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Using Rules to Your Advantage in Youth Football

Youth Football Leagues most often use the high school rule book of their respective state and then add in a few “special rules” of their own. One rule most have is some type of age and weight classification.


Others special rules can include:


Weight Restrictions for ball carriers
“Mercy” Rules for situations where one team has a large lead
Minimum Play standards
Free Kicks or automatic yardage on punts
Variations of scoring, some leagues give 2 points for PAT kick, 1 for PAT run or pass
No rushing on extra point kicks


A handful of ultra restrictive youth football leagues even call for:
Set offenses
Set defenses
No blitzing
Coaches in the huddle


Each and every league seems to have its own variation of the game. In most cases the League Board decides which additional rules will be implemented and the rules often change from year to year. My youth football coaching experience has shown the more competitive the league, the fewer special rules in place. Many times special rules are added to take away perceived advantages of certain teams to create a “more level playing field.”


Pop Warner League Rules can be found here: Pop Warner Youth Football


Unfortunately many of these special rules do nothing to improve the competitive level of the league. These rules are often used to help lazy coaches compete with better prepared teams. I could go on and on about the silly rules some youth football coaches have to deal with, but the net result is your team has to play by whatever set of rules your league dictates. Both teams have to play by the same set of rules and you know the rules in advance, so your job is to adapt and coach. It serves no purpose to whine and moan about silly rules, just refine your system to account for these rules and move on. The time to concern yourself with special rules is when your league has its rules meeting. Too many coaches dwell on the unfairness or silliness of the special rules rather than adapting and coaching around them.


Since these special rules often change from year to year it’s a good idea to make sure you are kept abreast of any changes that could affect your team. One year we had an excellent first team PAT kicker, he was good on about 75% of his kicks. We worked real hard on our kicks since the PAT kick was worth 2 points and running or passing was only worth one point. Because most teams were not able to convert their PAT kicks, when we scored and kicked our PAT kick, we were up by 8-0 and it was in effect a 2 score lead, a huge psychological advantage for our team.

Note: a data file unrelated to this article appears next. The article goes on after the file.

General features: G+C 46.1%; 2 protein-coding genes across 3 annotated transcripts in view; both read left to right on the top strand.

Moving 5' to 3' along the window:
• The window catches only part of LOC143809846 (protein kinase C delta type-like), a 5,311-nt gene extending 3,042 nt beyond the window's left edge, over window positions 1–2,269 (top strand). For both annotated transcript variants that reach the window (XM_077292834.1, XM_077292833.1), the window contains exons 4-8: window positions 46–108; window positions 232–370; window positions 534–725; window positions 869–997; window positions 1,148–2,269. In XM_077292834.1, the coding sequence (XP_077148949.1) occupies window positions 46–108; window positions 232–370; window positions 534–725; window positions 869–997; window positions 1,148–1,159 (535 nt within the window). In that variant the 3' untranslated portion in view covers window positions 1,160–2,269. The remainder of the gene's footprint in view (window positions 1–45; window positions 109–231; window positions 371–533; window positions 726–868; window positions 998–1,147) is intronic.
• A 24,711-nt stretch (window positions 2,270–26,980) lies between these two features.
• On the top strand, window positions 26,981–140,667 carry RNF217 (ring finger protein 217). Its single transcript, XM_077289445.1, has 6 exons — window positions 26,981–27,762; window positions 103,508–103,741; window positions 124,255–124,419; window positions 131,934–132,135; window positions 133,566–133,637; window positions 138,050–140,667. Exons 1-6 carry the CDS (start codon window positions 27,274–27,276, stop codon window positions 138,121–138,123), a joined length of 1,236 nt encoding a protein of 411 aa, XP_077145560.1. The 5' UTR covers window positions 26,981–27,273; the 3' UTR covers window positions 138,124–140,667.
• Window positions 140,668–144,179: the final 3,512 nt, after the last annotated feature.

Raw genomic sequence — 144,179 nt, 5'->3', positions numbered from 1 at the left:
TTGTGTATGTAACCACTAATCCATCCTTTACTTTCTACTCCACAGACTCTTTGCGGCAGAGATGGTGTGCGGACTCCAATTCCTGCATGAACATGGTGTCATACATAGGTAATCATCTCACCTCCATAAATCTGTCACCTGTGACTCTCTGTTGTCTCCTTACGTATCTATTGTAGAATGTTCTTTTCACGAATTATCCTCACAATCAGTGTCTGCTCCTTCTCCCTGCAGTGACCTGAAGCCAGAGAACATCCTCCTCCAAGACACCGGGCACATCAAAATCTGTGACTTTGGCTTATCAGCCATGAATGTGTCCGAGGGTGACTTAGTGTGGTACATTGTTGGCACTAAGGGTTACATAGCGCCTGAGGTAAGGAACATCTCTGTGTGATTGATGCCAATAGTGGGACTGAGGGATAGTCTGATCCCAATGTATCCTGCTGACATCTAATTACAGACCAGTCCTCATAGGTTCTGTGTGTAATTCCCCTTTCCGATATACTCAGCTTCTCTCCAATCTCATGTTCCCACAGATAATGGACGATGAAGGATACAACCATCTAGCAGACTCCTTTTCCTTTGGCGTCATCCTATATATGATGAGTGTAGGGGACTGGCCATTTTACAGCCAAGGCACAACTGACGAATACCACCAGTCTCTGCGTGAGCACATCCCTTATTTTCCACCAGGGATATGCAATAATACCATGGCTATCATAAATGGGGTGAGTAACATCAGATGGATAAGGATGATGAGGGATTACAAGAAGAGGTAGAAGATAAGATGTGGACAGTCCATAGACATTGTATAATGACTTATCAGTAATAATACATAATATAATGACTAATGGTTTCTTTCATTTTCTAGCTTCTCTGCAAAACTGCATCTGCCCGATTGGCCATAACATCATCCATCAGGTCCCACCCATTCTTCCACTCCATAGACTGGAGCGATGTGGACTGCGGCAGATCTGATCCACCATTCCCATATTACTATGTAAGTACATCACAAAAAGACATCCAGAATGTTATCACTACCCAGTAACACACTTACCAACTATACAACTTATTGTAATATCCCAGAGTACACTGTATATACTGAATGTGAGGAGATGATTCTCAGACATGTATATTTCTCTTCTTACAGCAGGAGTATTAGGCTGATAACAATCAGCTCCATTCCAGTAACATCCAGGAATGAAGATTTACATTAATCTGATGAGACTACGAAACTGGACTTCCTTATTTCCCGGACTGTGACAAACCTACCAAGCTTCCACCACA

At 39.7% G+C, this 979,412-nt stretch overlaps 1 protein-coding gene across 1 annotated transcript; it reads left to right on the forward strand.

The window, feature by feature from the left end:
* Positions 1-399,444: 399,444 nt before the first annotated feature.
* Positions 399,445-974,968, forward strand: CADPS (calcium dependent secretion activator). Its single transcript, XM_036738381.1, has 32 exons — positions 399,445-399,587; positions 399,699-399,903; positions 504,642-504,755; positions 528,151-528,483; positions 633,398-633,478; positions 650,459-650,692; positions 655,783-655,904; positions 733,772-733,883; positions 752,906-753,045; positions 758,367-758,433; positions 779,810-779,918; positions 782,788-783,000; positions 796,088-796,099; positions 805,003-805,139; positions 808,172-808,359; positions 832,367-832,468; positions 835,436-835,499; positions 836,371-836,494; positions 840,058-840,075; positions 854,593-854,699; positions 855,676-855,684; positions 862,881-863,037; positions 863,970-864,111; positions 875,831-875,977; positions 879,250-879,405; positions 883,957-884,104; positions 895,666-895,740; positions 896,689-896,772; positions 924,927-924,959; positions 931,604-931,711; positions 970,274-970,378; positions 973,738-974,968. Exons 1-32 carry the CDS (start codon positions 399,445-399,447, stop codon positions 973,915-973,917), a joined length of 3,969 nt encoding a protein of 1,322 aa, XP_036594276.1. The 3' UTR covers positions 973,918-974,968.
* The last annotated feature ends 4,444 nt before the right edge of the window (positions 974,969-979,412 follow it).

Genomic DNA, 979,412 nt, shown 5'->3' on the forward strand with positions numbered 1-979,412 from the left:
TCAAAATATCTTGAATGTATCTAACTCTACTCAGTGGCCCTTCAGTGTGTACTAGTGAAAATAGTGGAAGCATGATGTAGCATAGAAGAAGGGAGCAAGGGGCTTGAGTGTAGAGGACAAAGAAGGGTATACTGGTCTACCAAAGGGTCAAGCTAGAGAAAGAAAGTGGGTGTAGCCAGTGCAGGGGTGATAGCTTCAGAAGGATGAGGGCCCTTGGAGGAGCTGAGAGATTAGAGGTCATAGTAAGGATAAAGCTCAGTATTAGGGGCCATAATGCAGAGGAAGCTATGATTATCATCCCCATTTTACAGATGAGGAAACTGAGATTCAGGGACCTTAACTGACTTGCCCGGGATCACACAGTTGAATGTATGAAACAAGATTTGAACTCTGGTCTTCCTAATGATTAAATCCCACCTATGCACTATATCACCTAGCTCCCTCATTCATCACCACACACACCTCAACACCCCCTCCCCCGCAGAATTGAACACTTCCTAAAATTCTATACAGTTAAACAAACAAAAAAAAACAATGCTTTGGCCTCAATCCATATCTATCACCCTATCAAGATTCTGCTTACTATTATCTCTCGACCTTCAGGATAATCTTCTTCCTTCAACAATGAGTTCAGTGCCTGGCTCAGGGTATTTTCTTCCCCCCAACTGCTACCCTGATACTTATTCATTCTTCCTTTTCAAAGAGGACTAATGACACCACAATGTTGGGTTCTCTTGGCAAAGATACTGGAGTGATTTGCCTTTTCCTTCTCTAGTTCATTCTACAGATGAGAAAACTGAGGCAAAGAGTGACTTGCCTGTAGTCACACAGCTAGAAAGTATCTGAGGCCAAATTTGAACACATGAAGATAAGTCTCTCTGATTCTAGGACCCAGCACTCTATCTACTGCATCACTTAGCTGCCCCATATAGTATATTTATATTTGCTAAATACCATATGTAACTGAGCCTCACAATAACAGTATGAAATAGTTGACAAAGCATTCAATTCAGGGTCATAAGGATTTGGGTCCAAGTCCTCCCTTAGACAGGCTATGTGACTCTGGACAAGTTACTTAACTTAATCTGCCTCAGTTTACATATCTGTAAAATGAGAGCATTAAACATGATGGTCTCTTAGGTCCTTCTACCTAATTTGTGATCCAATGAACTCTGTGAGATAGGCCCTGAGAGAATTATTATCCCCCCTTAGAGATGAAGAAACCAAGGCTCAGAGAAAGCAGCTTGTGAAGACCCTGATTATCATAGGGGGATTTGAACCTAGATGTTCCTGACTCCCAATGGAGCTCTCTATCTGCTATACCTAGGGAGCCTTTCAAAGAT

We have to be aware that many youth football referees, work games in various youth football leagues and do High School games as well. Since many youth football leagues have different sets of “special rules” and these special rules change from year to year, it can be very confusing for even the best referees. That’s why it’s a good idea to make sure you have a printed set of “special rules” on your person during all games.


In both our Omaha and Rural leagues there are “striper” rules that say that if a player is above a certain weight he must have his helmet striped in a particular manner and he must play from tackle to tackle. In one particular age 11-12 game there was a 170 pound “striped” player playing defensive end that was giving us fits, a clear violation of the rules. In these cases it makes sense to let the referee know of the problem, this isn’t a judgment call situation. Having your "special rules" sheet with you comes in real handy in these situations. Most referees do not appreciate being showed a thick NCAA or NFHS rule book, but most have no problem taking a look at "special rules" sheets. There have been a number of situations in games I've coached where the referees either forgot or were unfamiliar with the leagues special rules.


Coaching Youth Football well means adapting to the situation, and situations include special rules. Don’t get uptight about the rules no matter how ridiculous they may seem. Make changes in your football plays if you have to, the other team will have to do the same.


For more useful Youth Football Plays or other Football Practice Tips please stop here: Youth Football


There are two sets of rules used by most High Schools in the United States. Most states use “Federation” rules which can be found at http://nfhs.org Texas and Massachusetts use NCAA rules, they can be found at: http://www.ncaa.org/library/rules/2006/2006_football_rules.pdf


Dave Cisar- Founder and President of Screaming Eagles in Omaha and Lincoln, areas in Nebraska a youth football program serving over 400 boys age 6-14. With over 15 years of hands-on experience as a youth coach, Dave has developed a detailed systematic approach to developing youth players and teams that has enabled his personal teams to win 97% of their games in 5 Different Leagues at all levels and age groups while retaining 90% of his kids.


Dave is a trainer of youth football coaches nationwide. He has a passion for developing youth coaches so they can in turn develop teams that are competitive and well organized, while having fun and retaining players. His book “Winning Youth Football a Step by Step Plan” was endorsed by Tom Osborne and Dave Rimington. His DVDs and book have been used by teams nationwide to run integrity based programs that win championships. His web site is http://www.winningyoutthfootball. com and he can be reached at dacisar@aol.com


Source: www.ezinearticles.com